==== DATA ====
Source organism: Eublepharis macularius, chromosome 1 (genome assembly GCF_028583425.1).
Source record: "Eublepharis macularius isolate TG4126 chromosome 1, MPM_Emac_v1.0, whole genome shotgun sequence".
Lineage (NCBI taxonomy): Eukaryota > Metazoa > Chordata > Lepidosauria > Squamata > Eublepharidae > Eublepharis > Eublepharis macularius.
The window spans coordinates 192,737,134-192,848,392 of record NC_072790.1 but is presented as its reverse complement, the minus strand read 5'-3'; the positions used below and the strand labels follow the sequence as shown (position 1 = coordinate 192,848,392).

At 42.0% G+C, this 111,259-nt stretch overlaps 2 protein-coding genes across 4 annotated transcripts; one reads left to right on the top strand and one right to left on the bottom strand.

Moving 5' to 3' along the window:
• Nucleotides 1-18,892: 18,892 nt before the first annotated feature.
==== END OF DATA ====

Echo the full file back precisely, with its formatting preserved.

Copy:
Source organism: Eublepharis macularius, chromosome 1 (genome assembly GCF_028583425.1).
Source record: "Eublepharis macularius isolate TG4126 chromosome 1, MPM_Emac_v1.0, whole genome shotgun sequence".
Lineage (NCBI taxonomy): Eukaryota > Metazoa > Chordata > Lepidosauria > Squamata > Eublepharidae > Eublepharis > Eublepharis macularius.
The window spans coordinates 192,737,134-192,848,392 of record NC_072790.1 but is presented as its reverse complement, the minus strand read 5'-3'; the positions used below and the strand labels follow the sequence as shown (position 1 = coordinate 192,848,392).

At 42.0% G+C, this 111,259-nt stretch overlaps 2 protein-coding genes across 4 annotated transcripts; one reads left to right on the top strand and one right to left on the bottom strand.

Moving 5' to 3' along the window:
• Nucleotides 1-18,892: 18,892 nt before the first annotated feature.